22. Manias, E., Hadziioannou, G., Bitsanis, I., and ten Brinke, G., Europhys. Lett. 24, 99 (1993).CrossRefGoogle Scholar
23. Mundy, C., Siepmann, J., and Klein, M. L., J. Chem. Phys. 102, 3375 (1995).CrossRefGoogle Scholar
24. Mondello, M. and Grest, G. S., J. Chem. Phys. 103, 7156 (1995);CrossRefGoogle Scholar
Mondello, M., Grest, G. S., Garcia, A. R., and Silbernagel, B. G., J. Chem. Phys. 105, 5208 (1996).CrossRefGoogle Scholar
25. Cui, S. T., Cummings, P. T., and Cochran, H. D., J. Chem. Phys. 104, 255 (1996);CrossRefGoogle Scholar
Cui, S. T., Gupta, S. A., Cummings, P. T., and Cochran, H. D., J. Chem. Phys. 105, 1214 (1996).CrossRefGoogle Scholar
26. Siepmann, J. I., Karaborni, S., and Smit, B., Nature 365, 330 (1993).CrossRefGoogle Scholar
27. Jorgensen, W. L., Madura, J. D., and Swenson, C., J. Am. Chem. Soc. 106, 6638 (1984).CrossRefGoogle Scholar
28. Allen, M. and Tildesley, D., Computer Simulation of Liquids (Clarendon Press, Oxford, 1987).Google Scholar
29. Tuckerman, M., Berne, B., and Martyna, G., J. Chem. Phys. 97, 1990 (1992).CrossRefGoogle Scholar
30. Grest, G. S. and Kremer, K., Phys. Rev. A33, 3628 (1986).CrossRefGoogle Scholar
31. van Gunsteren, W. F. and Berendsen, H., Mol. Phys. 45, 637 (1982).CrossRefGoogle Scholar
32. Stevens, M. S. et al., submitted to J. Chem. Phys (1996).Google Scholar
33. Kessel, C. and Granick, S., Langmuir 7, 532 (1991).CrossRefGoogle Scholar
34. Balasubramanian, S., Klein, M. L., and Siepmann, J. L., J. Phys. Chem. 100, 11960 (1996).CrossRefGoogle Scholar
35. Frink, L. and van Swol, F., preprint (1996).Google Scholar
36. Siepmann, J. I., Mundy, C., and Klein, M. L., preprint (1996).Google Scholar
37. Manias, E., Bitsanis, I., Hadziioannou, G., and ten Brinke, G., Europhys. Lett. 33, 371 (1996).CrossRefGoogle Scholar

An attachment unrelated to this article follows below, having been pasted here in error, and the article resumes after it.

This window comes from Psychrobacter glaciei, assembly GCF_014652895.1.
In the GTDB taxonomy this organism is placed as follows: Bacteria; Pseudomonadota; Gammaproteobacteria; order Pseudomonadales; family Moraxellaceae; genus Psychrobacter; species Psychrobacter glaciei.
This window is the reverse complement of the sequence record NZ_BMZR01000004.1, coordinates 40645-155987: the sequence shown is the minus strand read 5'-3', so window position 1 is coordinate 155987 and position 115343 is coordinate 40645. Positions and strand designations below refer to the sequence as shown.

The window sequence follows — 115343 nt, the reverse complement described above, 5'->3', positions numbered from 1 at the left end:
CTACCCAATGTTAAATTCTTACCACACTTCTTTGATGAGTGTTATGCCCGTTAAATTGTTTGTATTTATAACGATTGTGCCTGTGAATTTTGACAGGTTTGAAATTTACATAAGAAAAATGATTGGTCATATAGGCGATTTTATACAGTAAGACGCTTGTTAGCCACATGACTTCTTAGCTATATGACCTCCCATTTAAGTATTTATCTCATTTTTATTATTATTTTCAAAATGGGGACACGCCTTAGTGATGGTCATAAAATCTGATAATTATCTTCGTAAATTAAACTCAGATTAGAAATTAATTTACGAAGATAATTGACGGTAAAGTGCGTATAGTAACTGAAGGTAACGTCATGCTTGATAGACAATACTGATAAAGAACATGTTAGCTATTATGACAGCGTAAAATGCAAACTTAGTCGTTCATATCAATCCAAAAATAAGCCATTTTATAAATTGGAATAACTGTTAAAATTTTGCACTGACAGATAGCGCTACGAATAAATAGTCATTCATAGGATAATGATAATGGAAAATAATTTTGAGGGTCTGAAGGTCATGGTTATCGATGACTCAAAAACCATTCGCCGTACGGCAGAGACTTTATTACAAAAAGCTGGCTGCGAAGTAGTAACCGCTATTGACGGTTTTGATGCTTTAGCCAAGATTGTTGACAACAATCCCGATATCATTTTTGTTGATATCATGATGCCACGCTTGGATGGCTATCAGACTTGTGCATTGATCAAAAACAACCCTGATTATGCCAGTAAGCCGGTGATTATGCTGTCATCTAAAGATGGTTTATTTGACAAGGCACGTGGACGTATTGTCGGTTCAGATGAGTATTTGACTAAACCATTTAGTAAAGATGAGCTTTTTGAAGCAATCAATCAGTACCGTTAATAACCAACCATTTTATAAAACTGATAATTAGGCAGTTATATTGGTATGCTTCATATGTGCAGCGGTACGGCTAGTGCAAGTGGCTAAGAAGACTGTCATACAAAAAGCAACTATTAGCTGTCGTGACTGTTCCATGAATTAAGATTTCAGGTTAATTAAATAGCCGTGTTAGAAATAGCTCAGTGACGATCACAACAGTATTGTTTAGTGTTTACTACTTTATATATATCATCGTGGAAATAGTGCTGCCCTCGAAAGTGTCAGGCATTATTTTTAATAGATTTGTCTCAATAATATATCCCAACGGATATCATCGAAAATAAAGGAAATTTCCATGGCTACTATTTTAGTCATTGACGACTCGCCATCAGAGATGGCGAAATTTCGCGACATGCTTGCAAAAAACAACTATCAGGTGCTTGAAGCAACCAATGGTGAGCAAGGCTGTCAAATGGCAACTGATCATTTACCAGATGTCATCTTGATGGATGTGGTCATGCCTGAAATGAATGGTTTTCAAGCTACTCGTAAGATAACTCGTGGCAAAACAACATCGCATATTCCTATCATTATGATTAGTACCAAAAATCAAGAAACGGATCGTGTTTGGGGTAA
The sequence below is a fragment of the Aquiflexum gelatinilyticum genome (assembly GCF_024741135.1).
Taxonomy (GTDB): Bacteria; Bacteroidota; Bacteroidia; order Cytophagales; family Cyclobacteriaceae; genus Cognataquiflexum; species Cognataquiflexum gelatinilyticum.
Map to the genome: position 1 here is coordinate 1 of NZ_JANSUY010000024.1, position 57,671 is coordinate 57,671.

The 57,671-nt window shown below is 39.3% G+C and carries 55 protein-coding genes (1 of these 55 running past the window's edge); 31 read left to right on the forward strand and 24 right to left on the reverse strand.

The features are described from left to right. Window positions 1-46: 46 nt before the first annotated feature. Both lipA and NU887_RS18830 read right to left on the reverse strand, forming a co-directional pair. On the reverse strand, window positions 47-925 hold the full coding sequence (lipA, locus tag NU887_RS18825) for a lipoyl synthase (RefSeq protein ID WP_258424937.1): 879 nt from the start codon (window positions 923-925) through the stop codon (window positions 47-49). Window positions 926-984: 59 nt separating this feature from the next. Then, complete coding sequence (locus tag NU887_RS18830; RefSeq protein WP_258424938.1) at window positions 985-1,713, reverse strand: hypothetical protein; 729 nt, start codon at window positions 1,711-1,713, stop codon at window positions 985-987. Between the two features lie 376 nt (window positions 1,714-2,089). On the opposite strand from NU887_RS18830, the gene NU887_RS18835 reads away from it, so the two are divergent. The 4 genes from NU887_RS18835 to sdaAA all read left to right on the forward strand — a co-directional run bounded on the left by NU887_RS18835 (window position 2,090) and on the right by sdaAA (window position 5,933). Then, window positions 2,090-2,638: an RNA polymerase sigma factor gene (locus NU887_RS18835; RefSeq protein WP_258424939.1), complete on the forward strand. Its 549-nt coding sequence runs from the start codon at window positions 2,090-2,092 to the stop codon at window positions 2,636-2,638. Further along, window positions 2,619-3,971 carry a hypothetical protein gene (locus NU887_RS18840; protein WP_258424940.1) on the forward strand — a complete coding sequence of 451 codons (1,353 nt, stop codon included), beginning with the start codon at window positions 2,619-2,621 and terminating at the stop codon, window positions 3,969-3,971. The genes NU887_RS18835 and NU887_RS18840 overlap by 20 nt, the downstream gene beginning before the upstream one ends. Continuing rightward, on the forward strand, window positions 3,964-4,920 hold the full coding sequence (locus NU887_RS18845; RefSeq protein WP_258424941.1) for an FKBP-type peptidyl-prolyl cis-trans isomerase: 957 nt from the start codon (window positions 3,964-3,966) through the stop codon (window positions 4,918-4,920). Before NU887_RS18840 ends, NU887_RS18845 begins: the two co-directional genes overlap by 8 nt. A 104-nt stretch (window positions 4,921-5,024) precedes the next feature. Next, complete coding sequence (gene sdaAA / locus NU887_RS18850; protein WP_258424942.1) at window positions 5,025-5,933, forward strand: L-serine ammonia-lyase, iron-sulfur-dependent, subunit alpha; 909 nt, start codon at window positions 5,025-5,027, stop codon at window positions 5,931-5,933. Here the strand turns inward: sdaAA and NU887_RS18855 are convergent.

Save article to Kindle

To save this article to your Kindle, first ensure coreplatform@cambridge.org is added to your Approved Personal Document E-mail List under your Personal Document Settings on the Manage Your Content and Devices page of your Amazon account. Then enter the ‘name’ part of your Kindle email address below. Find out more about saving to your Kindle.

Note you can select to save to either the @free.kindle.com or @kindle.com variations. ‘@free.kindle.com’ emails are free but can only be saved to your device when it is connected to wi-fi. ‘@kindle.com’ emails can be delivered even when you are not connected to wi-fi, but note that service fees apply.

Find out more about the Kindle Personal Document Service.

Simulations of Lubricants in Confined Geometries
Available formats
×

Save article to Dropbox

To save this article to your Dropbox account, please select one or more formats and confirm that you agree to abide by our usage policies. If this is the first time you used this feature, you will be asked to authorise Cambridge Core to connect with your Dropbox account. Find out more about saving content to Dropbox.

Simulations of Lubricants in Confined Geometries
Available formats
×

Save article to Google Drive

To save this article to your Google Drive account, please select one or more formats and confirm that you agree to abide by our usage policies. If this is the first time you used this feature, you will be asked to authorise Cambridge Core to connect with your Google Drive account. Find out more about saving content to Google Drive.

Simulations of Lubricants in Confined Geometries
Available formats
×
×

Reply to: Submit a response

Please enter your response.

Your details

Please enter a valid email address.

Conflicting interests

Do you have any conflicting interests? *